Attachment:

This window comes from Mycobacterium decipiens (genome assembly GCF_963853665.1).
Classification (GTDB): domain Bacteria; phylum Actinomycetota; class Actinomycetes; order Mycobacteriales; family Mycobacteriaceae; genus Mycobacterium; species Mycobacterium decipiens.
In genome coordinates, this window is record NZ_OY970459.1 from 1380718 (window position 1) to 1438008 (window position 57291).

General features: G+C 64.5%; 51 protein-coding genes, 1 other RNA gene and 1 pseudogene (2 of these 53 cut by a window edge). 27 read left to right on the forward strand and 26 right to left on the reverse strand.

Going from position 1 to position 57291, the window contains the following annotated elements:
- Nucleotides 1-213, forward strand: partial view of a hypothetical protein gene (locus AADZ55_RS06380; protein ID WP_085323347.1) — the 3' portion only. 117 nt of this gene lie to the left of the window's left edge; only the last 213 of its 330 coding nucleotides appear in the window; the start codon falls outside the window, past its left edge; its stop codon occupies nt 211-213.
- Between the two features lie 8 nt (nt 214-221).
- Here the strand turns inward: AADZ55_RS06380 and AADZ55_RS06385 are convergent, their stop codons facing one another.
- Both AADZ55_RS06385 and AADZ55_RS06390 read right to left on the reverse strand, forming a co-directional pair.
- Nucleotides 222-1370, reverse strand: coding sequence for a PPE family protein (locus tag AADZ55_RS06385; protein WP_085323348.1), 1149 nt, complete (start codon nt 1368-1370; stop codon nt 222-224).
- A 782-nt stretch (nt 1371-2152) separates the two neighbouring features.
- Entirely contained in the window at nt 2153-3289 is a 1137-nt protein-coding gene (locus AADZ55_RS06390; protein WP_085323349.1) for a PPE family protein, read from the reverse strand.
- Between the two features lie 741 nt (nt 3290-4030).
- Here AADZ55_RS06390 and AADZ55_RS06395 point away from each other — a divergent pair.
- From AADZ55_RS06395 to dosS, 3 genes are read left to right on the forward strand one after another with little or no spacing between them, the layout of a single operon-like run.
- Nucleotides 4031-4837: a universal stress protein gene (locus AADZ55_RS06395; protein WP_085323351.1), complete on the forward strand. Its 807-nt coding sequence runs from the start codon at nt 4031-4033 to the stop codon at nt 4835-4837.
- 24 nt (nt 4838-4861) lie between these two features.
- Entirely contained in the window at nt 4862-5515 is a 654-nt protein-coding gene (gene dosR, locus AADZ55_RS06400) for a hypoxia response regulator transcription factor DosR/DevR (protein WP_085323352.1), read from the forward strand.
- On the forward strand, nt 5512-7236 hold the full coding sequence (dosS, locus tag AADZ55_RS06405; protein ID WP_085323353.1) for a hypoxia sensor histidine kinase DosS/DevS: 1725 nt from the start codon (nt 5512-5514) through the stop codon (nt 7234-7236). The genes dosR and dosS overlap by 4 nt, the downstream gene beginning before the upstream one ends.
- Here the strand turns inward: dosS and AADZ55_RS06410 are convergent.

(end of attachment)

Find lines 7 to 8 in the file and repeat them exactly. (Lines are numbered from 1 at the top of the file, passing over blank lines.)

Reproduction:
- Between the two features lie 8 nt (nt 214-221).
- Here the strand turns inward: AADZ55_RS06380 and AADZ55_RS06385 are convergent, their stop codons facing one another.